Monday, September 5, 2011

The Importance of Spinal Flexion and How To Achieve It

Eric Cressey recently wrote an interesting post titled, "Down on Lumbar Flexion in Strength Training Programs?  Enter The Reverse Crunch."  In it, he explains why he is okay with going into, and training, some lumbar flexion.  His point was that a large percentage of the population is stuck in an anterior tilt with an exaggerated lumbar curve (overly extended).  Therefore, when these people perform a reverse crunch properly, they are flexing their lumbar spine, but not to end-range.  They are flexing from a hyperlordotic position to a more neutral position.  The purpose of the exercise for these people is to strengthen the muscles that will help posteriorly tilt their pelvis (such as the external obliques) and put them into a good lower back position.

While I mostly agree with Eric's post, I do want to discuss why giving people a reverse crunch to help correct their overly lordotic low back position may not always be a good idea.  The reason is because some people stuck in this position are unable to flex their lumbar spine.  In fact, at IFAST we see quite a few clients who are unable to do this.

One of the tools we use in our assessment at IFAST to determine this is a standing toe touch.  An ideal toe touch pattern would demonstrate a reversal of the lumbar curve, which would give the appearance of a flat, lower spine.  As stated above, you will sometimes see a client who is not able to flex their lumbar spine, which is problematic (I am not going to get into it here why you should be able to flex your lumbar spine.  If interested, check out Charlie Weingroff’s Core Pendulum Theory).

Below is a client (I will call him Jon) who is unable to flex his lumbar spine.  When I have him touch his toes, his lumbar curve does not reverse and flatten - it remains extended (check out the pic below).
Do you think Jon will be able to perform a reverse crunch properly in a way that will bring his pelvis to neutral?  Most likely not because when he goes to posteriorly tilt he will not be able to segmentally flex his back because he is unable to.  My guess is that he will attempt to flex and get motion at a higher (more superior) segment.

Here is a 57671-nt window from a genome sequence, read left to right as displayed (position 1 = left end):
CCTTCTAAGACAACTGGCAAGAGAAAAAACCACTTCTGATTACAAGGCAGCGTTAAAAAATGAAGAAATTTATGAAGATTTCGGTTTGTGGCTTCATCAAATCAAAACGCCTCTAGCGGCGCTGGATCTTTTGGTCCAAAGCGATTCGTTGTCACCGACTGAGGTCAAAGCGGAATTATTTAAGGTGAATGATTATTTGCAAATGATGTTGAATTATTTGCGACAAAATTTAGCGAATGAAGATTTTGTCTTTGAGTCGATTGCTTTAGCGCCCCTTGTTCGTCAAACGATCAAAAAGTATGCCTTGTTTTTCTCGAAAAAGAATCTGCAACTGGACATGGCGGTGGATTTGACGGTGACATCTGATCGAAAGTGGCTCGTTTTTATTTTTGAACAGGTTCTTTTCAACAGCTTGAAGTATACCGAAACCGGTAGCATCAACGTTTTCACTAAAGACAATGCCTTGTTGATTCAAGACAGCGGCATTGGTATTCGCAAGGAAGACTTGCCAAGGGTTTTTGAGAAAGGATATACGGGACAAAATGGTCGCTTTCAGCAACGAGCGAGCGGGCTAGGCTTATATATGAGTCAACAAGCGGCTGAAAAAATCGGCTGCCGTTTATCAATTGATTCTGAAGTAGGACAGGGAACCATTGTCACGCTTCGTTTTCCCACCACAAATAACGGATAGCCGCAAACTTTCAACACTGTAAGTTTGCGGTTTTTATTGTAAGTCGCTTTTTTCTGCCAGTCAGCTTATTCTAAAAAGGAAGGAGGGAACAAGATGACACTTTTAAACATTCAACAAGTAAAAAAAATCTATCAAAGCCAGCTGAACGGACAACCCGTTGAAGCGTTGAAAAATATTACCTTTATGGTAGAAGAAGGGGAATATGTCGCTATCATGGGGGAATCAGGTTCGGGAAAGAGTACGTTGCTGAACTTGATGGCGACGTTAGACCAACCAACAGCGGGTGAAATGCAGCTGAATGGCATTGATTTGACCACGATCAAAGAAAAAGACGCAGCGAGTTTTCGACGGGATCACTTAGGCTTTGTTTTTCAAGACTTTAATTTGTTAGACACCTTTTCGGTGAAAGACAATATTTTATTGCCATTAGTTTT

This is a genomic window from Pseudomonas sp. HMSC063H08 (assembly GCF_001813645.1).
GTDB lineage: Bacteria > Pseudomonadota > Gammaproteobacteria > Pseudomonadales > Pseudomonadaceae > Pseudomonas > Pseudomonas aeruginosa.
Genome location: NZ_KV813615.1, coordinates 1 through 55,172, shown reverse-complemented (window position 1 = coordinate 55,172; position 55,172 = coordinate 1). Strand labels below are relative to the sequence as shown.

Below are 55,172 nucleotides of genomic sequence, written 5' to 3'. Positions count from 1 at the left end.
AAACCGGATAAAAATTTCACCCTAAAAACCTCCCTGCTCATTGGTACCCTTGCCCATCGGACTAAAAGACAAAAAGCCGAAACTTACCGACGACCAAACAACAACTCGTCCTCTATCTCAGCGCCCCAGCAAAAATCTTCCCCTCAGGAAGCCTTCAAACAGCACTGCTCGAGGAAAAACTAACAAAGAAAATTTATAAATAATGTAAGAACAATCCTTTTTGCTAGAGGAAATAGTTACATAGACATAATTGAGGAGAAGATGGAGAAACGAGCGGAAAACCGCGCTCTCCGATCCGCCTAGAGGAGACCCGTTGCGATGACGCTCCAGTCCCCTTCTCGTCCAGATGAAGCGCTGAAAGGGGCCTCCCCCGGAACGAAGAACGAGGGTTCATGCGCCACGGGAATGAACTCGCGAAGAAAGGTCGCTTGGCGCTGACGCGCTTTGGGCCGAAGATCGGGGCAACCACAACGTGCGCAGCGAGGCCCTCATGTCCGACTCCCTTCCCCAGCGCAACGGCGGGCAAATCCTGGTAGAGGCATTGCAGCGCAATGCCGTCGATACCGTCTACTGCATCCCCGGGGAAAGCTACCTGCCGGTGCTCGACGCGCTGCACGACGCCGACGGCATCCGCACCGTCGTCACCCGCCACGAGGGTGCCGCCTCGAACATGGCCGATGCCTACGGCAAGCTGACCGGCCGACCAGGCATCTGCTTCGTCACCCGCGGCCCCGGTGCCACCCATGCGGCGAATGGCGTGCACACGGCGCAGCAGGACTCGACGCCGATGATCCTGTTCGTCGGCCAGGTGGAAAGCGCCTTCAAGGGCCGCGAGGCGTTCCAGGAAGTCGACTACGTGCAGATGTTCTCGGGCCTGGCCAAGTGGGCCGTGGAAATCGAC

Therefore, for clients like Jon, it is important to gain segmental flexion first before trying to train the external obliques through lumbar flexion with exercises like a reverse crunch.

One of the mobilization drills I use at IFAST to help gain mobility at the low back (or any segment of the spine) involves breathing into the locked-up segment(s) of the spine.  There are a couple of ways you can do this.  One way to do it by yourself is by laying over a foam roller (or some other relatively hard object) on your stomach.  The position of the foam roller underneath the stomach will depend on where you are trying to mobilize the spine, which I will explain in a moment.  After you are stretched out over the foam roller, try to take several deep, diaphragmatic breaths.  Since the foam roller is blocking your stomach from expanding, the air should travel posteriorly.  If done properly, you should feel like you are breathing into your back and there should be movement in your spine.  If the air is going too high (superior) into your back, then move the foam roller slightly inferior and vice versa.  Finally, it is important to try and relax over the foam roller.  Below is a video demonstrating this.  Sorry for the poor camera angle-you cannot really see the breath mobilizing my spine, but it shows you how to get into position.


After performing the above exercise, you can follow it up with something like a rock back into lumbar flexion.  Normally, when performing a rock back you want to stop rocking back when you lose your neutral spine position.  However, in this case, we want the person to get some lumbar flexion (not end-range flexion, just back to neutral).  If the person is getting good segmental flexion with the rock back then I would take him or her to a strengthening exercise for the external obliques (just like you always want to follow up a mobility drill with an activation exercise).  My preferred choice would be Wall Press Abs - making sure the client is in, and stays in, a neutral spine position (so slightly flexed from their normal hyper-lordotic position), however, you could also use a reverse crunch, but be careful that you are not flexing too much.

If, on the other hand, the client is still unable to segmentally flex their spine during a rock back and/or breathe into the locked up segment(s) make sure to look at their soft-tissue restrictions.  If the person has been stuck in an anterior tilt position for a long time then they most likely have soft-tissue adaptations that will need to be addressed first.

Hope that helps!  Have a great week everyone!  Oh, and Happy Labor Day!!


  1. Excellent work Zach. Very fitting for my situation too. I'm working on that "breathing over roller mob" daily, we'll see what my toe touch looks like in a month.


  2. Thanks Tyler! Let me know how it goes.


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